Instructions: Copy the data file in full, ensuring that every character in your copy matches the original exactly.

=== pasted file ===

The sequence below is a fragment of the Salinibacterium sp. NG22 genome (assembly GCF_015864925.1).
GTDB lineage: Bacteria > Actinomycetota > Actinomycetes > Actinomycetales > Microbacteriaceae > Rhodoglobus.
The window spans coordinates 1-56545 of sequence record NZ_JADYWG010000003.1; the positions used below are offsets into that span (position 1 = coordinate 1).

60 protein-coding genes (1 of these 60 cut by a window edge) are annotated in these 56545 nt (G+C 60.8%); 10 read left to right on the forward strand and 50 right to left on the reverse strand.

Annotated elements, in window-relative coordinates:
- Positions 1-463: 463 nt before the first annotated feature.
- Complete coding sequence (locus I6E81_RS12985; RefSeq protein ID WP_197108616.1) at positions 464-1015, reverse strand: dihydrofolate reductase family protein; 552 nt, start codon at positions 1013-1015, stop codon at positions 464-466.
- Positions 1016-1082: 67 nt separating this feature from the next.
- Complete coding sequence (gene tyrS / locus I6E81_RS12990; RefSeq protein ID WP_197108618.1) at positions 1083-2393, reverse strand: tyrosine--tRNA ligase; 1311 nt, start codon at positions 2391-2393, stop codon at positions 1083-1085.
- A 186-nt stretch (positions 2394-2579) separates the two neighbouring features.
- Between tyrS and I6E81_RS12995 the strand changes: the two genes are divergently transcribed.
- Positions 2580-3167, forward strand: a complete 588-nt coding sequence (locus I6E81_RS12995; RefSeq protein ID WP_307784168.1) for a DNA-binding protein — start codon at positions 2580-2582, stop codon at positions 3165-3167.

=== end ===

The sequence below is a fragment of the Salinibacterium sp. NG22 genome (assembly GCF_015864925.1).
GTDB lineage: Bacteria > Actinomycetota > Actinomycetes > Actinomycetales > Microbacteriaceae > Rhodoglobus.
The window spans coordinates 1-56545 of sequence record NZ_JADYWG010000003.1; the positions used below are offsets into that span (position 1 = coordinate 1).

60 protein-coding genes (1 of these 60 cut by a window edge) are annotated in these 56545 nt (G+C 60.8%); 10 read left to right on the forward strand and 50 right to left on the reverse strand.

Annotated elements, in window-relative coordinates:
- Positions 1-463: 463 nt before the first annotated feature.
- Complete coding sequence (locus I6E81_RS12985; RefSeq protein ID WP_197108616.1) at positions 464-1015, reverse strand: dihydrofolate reductase family protein; 552 nt, start codon at positions 1013-1015, stop codon at positions 464-466.
- Positions 1016-1082: 67 nt separating this feature from the next.
- Complete coding sequence (gene tyrS / locus I6E81_RS12990; RefSeq protein ID WP_197108618.1) at positions 1083-2393, reverse strand: tyrosine--tRNA ligase; 1311 nt, start codon at positions 2391-2393, stop codon at positions 1083-1085.
- A 186-nt stretch (positions 2394-2579) separates the two neighbouring features.
- Between tyrS and I6E81_RS12995 the strand changes: the two genes are divergently transcribed.
- Positions 2580-3167, forward strand: a complete 588-nt coding sequence (locus I6E81_RS12995; RefSeq protein ID WP_307784168.1) for a DNA-binding protein — start codon at positions 2580-2582, stop codon at positions 3165-3167.